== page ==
So many organisations get excited about an app and believe creating an app ‘makes them digital’. Too often, all they are doing is taking an existing service online and not adjusting the business model to suit a new world. Paving the cow patch as we used to call it.
Below is a great article from Fortune that describes the failure of Washio, a laundry service start -up that raised $17m but did little to really change the business model.
Getting to the essence of customer needs and understanding how your business model addresses the needs is the most crucial elements in today’s world. Not easy but fundamental for success.
Turns out that demolishing laundry isn’t all that easy.
Earlier this week, on-demand laundry startup Washio told its customers that it was shutting down its service. Founded in 2013, the Los Angeles-based startup provided laundry and dry cleaning services to customers in six U.S. cities. At first, customers had to schedule the pickup and drop-off ahead of time, but in 2015, Washio added the option of a pickup within 30 minutes.
But all that “innovation” didn’t prove sufficient, despite the nearly $17 million Washio raised from investors like Sherpa Capital, Canaan Partners, and actor Ashton Kutcher.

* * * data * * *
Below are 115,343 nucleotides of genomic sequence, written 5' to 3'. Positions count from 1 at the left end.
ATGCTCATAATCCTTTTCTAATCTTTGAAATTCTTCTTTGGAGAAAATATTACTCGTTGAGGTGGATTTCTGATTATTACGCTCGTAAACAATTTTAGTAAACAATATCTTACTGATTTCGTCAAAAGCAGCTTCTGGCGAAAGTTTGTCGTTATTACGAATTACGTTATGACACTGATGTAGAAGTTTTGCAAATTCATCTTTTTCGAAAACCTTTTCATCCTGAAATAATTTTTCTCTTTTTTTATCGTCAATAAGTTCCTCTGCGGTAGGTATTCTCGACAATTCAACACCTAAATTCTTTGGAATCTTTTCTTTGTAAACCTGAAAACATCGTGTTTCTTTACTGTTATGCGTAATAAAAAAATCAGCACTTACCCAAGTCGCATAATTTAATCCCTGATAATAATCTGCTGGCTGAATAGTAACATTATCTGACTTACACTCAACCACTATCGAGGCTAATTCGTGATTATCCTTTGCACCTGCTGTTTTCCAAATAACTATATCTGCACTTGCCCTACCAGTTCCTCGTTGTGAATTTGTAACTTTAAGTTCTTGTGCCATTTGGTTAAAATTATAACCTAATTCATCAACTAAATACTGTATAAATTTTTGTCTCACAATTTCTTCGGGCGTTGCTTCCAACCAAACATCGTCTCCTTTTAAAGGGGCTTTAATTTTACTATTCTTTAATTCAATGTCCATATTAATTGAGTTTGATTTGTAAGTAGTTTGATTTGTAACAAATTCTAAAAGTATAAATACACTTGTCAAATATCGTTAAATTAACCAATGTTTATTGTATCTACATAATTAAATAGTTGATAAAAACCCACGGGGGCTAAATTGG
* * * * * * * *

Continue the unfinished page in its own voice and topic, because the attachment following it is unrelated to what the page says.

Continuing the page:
Washio is far from the first startup in the so-called “on-demand” economy to call it quits. Last year, Homejoy, a service that dispatched house cleaners with the tap of an app shut down after it couldn’t raise additional funds, was slapped with a labor lawsuit, and generally failed to create a sustainable business, as Backchannel detailed in a lengthy report. Valet parking apps Caarbon and Vatler folded last year, and “Uber for kids” startup Shuddle shut down in April.
And we’re only going to see more of them die. Why?
Because despite their fancy mobile apps and funding from technology-focused investors, these startups are in the business of providing a consumer service. They must build complex operations that involve customer interactions and delivery staff while competing in low-margin, labor-intensive businesses.
Ask anyone in the service sector and they’ll surely tell you it’s no walk in the park. Even supposedly “mature” companies like Uber, which now offers rides and food delivery, still struggle with things like customer service, managing drivers, and providing consistent service to customers.
It doesn’t matter how shiny your app is, if you lose my laundry or burrito, make me pay a small fortune, and still can’t deliver it on time, it’s game over.